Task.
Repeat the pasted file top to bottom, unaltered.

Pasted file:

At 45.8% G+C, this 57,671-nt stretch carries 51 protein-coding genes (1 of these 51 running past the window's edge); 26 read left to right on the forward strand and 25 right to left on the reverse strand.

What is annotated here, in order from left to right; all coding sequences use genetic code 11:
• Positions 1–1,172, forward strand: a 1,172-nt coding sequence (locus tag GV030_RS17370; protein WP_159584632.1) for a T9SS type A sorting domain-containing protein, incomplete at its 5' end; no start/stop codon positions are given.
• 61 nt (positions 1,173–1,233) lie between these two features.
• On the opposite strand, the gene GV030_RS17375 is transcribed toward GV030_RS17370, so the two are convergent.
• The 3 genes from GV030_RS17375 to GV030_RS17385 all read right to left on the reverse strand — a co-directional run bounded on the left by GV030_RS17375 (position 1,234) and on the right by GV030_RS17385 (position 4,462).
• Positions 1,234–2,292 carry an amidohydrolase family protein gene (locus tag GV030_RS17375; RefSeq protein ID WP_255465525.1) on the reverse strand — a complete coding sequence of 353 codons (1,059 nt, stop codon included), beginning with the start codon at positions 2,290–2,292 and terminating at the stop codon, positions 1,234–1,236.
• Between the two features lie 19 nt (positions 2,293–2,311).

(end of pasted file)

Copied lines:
At 45.8% G+C, this 57,671-nt stretch carries 51 protein-coding genes (1 of these 51 running past the window's edge); 26 read left to right on the forward strand and 25 right to left on the reverse strand.

What is annotated here, in order from left to right; all coding sequences use genetic code 11:
• Positions 1–1,172, forward strand: a 1,172-nt coding sequence (locus tag GV030_RS17370; protein WP_159584632.1) for a T9SS type A sorting domain-containing protein, incomplete at its 5' end; no start/stop codon positions are given.
• 61 nt (positions 1,173–1,233) lie between these two features.
• On the opposite strand, the gene GV030_RS17375 is transcribed toward GV030_RS17370, so the two are convergent.
• The 3 genes from GV030_RS17375 to GV030_RS17385 all read right to left on the reverse strand — a co-directional run bounded on the left by GV030_RS17375 (position 1,234) and on the right by GV030_RS17385 (position 4,462).
• Positions 1,234–2,292 carry an amidohydrolase family protein gene (locus tag GV030_RS17375; RefSeq protein ID WP_255465525.1) on the reverse strand — a complete coding sequence of 353 codons (1,059 nt, stop codon included), beginning with the start codon at positions 2,290–2,292 and terminating at the stop codon, positions 1,234–1,236.
• Between the two features lie 19 nt (positions 2,293–2,311).